It’s been over three months since member countries of the Trans-Pacific Partnership (TPP) and their trade ministers negotiated the accord in the wee hours of the morning in a downtown hotel in Atlanta. Many of us even remember what we were doing when we heard the news that morning.
In the days preceding the accord, observers outside the agri-food industry were asking why there was so little mention of how important was the TPP for the pig and cattle sectors, for these sectors would have suffered greatly had their competitive terms of access to critical markets been cut off. However, that was never an issue since the TPP without Canada was never a consideration. And yet, supply management was part on the discussion table. While its future was perhaps being decided behind closed doors in Atlanta, it was on trial here at home. Meanwhile, the impact of the impending TPP was more than obvious to the dairy farming community. Coupled with last year’s drop in milk prices, the news around the TPP would lead to a substantial rise - although short lived - of the quota supply.
Then the dust settled. Can we draw the conclusion that there was so much pressure on the dairy market that a mere 3.25% seems like a victory? We should all acknowledge the colossal efforts deployed by Canada’s negotiators to stand their ground faced with heavy-handed intruders: New Zealand and the U.S.A. The fact that New Zealand’s Minister of Commerce expressed his unequivocal frustration after the conclusion of the TPP speaks loud and clear.
Despite the inevitable compressions, a rather large proportion of dairy entrepreneurs still want to expand. They are confident in the future, but remain aware of the relative instability of the border protections in terms of new and innovative products that enter into the manufacturing of dairy products. As with many other things, we get used to the idea: the impact on milk prices, consequently on margins, is structural. “If it were that easy to close the borders to diafiltered milk, why wasn’t it done October 5, by the conservative government as it was experiencing a critical situation” thought many armchair philosophers. A new conclusion needs to be drawn: the 3.25% is certainly a pebble in the proverbial shoe, but their influence is relative compared to the ingredients at stake. The Canadian dairy industry is working hard to adapt to all these technological advances that, by definition, will continue to advance.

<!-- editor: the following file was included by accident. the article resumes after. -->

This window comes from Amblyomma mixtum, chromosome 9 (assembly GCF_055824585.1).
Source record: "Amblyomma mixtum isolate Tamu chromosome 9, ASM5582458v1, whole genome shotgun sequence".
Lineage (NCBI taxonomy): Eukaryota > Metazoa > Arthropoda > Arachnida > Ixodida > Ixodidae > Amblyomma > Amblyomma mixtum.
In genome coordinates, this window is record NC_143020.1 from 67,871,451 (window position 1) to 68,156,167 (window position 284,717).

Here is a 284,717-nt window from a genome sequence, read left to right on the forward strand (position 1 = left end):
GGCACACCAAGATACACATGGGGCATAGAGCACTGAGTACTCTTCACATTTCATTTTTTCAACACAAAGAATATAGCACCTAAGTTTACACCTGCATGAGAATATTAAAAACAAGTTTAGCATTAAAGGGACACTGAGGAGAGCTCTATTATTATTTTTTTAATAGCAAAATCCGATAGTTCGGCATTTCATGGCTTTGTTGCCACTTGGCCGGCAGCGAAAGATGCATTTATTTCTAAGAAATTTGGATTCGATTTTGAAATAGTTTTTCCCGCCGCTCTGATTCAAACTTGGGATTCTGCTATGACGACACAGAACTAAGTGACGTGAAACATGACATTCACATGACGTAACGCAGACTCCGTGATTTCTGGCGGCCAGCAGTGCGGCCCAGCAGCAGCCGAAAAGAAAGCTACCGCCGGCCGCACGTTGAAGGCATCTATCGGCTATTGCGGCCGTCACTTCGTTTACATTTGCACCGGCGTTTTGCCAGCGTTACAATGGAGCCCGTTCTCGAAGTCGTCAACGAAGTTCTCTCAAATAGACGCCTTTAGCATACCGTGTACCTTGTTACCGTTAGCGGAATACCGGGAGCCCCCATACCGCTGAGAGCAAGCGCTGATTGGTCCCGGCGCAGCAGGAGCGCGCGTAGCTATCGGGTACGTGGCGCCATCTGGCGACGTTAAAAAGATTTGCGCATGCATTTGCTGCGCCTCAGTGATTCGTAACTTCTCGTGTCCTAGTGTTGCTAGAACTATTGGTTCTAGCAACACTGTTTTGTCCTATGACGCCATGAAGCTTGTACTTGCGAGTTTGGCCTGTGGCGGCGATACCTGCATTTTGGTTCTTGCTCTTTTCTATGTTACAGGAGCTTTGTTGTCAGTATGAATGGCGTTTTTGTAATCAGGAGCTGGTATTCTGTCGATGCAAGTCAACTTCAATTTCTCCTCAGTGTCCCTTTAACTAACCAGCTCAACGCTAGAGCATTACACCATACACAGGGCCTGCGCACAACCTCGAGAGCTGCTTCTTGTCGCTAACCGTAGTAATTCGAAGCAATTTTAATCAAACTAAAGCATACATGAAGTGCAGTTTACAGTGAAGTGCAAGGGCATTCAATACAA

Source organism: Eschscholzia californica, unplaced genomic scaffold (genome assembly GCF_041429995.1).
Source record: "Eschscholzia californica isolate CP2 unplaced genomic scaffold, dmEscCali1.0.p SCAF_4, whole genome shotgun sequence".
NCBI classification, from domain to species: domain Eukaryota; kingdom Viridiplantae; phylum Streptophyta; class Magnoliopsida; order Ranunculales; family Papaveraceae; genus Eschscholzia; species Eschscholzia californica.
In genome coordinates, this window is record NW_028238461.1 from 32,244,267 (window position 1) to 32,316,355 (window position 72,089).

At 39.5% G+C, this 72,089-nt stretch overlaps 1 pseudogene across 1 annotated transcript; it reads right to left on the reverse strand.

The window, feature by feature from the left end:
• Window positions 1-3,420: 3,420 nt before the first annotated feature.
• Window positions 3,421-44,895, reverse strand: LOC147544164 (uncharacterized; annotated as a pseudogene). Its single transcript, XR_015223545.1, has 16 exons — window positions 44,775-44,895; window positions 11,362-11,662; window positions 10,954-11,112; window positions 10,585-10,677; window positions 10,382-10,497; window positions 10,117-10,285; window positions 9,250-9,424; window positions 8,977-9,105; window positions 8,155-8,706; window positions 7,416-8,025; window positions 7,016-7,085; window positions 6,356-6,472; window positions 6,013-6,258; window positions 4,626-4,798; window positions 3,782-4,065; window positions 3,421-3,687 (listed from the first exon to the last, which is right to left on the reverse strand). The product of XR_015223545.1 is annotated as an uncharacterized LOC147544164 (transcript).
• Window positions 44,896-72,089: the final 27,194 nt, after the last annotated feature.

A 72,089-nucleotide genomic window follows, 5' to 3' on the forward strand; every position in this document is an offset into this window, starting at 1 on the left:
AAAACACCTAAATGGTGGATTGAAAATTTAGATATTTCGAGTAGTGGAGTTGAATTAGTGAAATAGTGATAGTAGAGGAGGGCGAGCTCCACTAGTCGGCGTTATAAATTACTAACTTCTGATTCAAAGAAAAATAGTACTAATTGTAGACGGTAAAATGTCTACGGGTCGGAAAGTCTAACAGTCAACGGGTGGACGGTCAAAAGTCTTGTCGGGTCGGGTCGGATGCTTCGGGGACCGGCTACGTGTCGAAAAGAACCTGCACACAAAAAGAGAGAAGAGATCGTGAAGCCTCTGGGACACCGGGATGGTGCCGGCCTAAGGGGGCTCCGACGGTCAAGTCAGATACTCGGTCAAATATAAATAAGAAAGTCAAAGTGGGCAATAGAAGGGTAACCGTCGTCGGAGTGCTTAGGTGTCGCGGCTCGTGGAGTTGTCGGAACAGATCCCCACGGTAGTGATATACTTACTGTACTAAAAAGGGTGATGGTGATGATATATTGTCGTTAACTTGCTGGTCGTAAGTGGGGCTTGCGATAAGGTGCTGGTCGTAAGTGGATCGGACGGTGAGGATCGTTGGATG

Caution is key for those who, based on Ms Clinton’s vague declarations, would be inclined to believe that the TPP may not be ratified. Hillary Clinton will be the democratic presidential candidate. All the more reason if the republicans choose the ineffable Donald Trump to be her presidential opponent, by the end of next year she will be the first woman president of the United States of America. Regardless of her current position on the TPP, she will ultimately work towards its ratification. A renowned Quebec agri-food sector analyst (he knows who he is) recently confided that the race to find the best trade position in South East Asia is pretty similar to the space race in the early 1960s; except for the fact that this race is a face-off between the U.S. and China. The TPP has the U.S. in the lead. Ms Clinton will not plant the seeds of her defeat. The TPP will be ratified within the next two years. By that time, top entrepreneurs from sectors governed by supply management will still have the pedal to the metal. They’ll be well advised to proceed accordingly as long as they are ready and willing to do what they’re already been doing for decades: adapt to an ever-changing environment.
QUI EST VINCENT CLOUTIER
Détenteur d’un baccalauréat en agronomie de l’Université Laval et d’une maîtrise en gestion agroalimentaire, Vincent a travaillé comme économiste principal à La Coop fédérée.